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Ferguson solidarity: NYC students walk out over Michael Brown killing

People rally in Union Square before marching through

People rally in Union Square before marching through the street in protest of the Ferguson grand jury decision to not indict officer Darren Wilson in the Michael Brown case on December 1, 2014 in New York City. Photo Credit: Getty Images / Andrew Burton

Chanting "We need to keep fighting" and "Ferguson everywhere," high school students staged a walkout Monday afternoon in protest of the grand jury decision in the Michael Brown killing in the Missouri town at the hands of a police officer.

A crowd of a few hundred protesters, mostly young students, marched from Union Square to Times Square, where they held a four-minute moment of silence for Brown, a black unarmed teenager who was fatally shot during an encounter with Officer Darren Wilson, who was not indicted by a grand jury.

They wove in and out of blocks, making their way up Third Avenue and the west to Seventh Avenue. After sitting in Times Square, they again marched north to 48th Street and over to Ninth Avenue before coming back around to where they started.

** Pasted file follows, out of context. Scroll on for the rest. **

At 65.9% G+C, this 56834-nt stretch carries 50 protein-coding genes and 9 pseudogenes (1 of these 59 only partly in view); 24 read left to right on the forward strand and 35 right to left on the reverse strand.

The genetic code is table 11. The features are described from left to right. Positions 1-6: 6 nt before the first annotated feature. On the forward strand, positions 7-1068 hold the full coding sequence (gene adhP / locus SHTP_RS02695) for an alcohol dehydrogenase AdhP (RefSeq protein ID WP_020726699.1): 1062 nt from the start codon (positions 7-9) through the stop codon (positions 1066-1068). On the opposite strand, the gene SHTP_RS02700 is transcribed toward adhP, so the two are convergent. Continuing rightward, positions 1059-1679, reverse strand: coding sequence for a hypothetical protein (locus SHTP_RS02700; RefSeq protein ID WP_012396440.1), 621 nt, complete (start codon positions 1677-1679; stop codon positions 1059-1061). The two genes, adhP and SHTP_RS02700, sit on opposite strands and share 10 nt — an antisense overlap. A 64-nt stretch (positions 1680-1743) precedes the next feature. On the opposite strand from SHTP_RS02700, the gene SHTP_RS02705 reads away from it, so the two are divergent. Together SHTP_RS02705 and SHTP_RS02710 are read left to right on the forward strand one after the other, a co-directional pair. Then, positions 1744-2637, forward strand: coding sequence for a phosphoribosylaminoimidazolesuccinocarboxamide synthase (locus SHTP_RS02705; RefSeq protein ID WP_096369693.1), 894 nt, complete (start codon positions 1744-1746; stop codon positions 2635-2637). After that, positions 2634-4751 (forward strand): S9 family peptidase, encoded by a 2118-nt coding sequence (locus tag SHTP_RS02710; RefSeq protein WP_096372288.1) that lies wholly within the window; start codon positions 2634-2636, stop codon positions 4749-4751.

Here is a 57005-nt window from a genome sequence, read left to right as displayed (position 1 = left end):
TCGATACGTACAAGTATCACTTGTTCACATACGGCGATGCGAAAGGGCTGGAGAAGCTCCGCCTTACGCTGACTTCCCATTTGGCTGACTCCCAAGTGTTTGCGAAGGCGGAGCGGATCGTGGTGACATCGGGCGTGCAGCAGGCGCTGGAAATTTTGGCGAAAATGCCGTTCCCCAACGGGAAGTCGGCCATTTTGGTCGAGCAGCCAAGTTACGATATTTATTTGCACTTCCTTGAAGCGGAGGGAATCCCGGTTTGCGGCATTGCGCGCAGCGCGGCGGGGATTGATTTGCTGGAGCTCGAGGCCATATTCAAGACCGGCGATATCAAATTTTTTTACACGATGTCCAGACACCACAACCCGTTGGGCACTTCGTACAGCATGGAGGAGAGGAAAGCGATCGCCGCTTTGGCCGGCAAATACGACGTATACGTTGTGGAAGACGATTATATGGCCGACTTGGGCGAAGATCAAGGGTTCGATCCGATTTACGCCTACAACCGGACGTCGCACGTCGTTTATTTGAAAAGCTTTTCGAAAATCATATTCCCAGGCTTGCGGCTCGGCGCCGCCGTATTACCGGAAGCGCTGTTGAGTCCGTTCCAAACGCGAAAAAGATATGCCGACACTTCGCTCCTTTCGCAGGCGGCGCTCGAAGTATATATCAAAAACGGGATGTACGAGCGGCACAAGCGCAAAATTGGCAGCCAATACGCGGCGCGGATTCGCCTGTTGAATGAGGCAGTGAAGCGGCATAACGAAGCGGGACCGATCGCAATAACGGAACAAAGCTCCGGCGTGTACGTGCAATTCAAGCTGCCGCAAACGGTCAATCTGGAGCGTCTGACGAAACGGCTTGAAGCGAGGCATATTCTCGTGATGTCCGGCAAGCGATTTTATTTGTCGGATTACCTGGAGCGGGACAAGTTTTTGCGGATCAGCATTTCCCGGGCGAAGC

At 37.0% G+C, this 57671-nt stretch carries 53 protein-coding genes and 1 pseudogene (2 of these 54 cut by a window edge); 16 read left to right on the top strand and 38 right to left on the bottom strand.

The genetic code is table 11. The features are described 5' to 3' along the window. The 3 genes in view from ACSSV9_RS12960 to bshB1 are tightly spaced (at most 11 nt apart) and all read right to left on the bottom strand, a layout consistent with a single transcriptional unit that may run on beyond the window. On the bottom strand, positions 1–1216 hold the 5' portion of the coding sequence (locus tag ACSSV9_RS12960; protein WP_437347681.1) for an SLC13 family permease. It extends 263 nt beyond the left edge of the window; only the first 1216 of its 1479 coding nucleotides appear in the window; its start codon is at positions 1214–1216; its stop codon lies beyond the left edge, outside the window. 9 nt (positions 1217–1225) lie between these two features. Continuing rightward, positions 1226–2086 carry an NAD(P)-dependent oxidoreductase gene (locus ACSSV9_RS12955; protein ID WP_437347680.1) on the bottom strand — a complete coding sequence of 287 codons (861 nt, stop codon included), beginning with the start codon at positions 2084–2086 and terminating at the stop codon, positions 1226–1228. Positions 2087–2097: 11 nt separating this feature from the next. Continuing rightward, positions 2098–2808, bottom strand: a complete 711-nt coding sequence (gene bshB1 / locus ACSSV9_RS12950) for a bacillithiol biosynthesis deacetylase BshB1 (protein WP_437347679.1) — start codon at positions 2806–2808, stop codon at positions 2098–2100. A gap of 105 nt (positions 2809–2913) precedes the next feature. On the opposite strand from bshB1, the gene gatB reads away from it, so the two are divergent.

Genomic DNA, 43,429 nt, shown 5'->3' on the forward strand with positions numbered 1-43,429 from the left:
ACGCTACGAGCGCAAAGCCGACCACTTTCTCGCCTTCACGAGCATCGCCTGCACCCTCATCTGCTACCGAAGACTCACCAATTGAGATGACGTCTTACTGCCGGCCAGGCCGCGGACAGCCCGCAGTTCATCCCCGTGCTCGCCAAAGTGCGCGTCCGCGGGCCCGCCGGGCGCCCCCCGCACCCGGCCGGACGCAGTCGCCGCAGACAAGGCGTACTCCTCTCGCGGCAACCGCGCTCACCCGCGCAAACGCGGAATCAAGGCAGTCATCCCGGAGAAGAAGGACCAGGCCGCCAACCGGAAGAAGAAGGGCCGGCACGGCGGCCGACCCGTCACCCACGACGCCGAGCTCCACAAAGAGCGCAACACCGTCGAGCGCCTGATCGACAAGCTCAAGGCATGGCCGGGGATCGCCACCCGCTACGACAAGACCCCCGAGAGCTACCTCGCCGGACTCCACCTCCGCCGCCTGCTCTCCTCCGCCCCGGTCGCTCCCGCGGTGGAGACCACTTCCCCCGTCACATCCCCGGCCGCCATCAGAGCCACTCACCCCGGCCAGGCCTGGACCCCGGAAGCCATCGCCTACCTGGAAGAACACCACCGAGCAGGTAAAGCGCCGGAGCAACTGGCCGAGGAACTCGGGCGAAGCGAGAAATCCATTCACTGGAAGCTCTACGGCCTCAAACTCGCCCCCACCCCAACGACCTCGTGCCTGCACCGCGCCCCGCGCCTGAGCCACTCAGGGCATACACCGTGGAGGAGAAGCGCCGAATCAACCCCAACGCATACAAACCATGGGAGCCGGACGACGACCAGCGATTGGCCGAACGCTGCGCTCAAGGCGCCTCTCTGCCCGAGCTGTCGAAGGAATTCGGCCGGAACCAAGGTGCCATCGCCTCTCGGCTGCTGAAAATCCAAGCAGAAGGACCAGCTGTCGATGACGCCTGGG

Shawn Smith, an 18-year-old from Crown Heights who walked out of the New York Harbor School, said he joined the protest for "being someone like Michael Brown, who can face the same thing he did at any given time by some cop who doesn't know better."

"I feel like doing this can really show the cops that we mean business and that we won't take any type of mistreatment from them," Smith said.

One student at Bard High School Early College in Manhattan said fliers were handed out at the school to build support for the protest march.

The school's principal, Dr. Michael Lerner, confirmed there was a student walkout, but was unable to say how many left to participate in the protest.

"They're engaged young people who see this as something they're concerned about," he said of the protest participants. "It's not surprising to see students all over the city taking part in this."

Lerner said the absences are unexcused, but many of the students even returned to school later in the day for tests or classes.

The Department of Education did not have a count on how many schools had students walk out, but a spokesperson said they were closely monitoring the protest.

The DOE has provided guidance to schools to help students express themselves following the Ferguson decision, including assembly programs, counselors and meeting with student leaders, the spokesperson said.

At least two protesters and a press photographer were arrested, though charges against them are unclear. Protesters marched in traffic and on sidewalks from Union Square to a sit-in at Times Square.

The young protesters were applauded by a few seasoned New Yorkers who saw the march.

"We're thrilled they're out here. This will make a change for sure," Eva-Lee Baird, a 74-year-old Upper West Sider, said. (Alison Fox, and Ivan Pereira)


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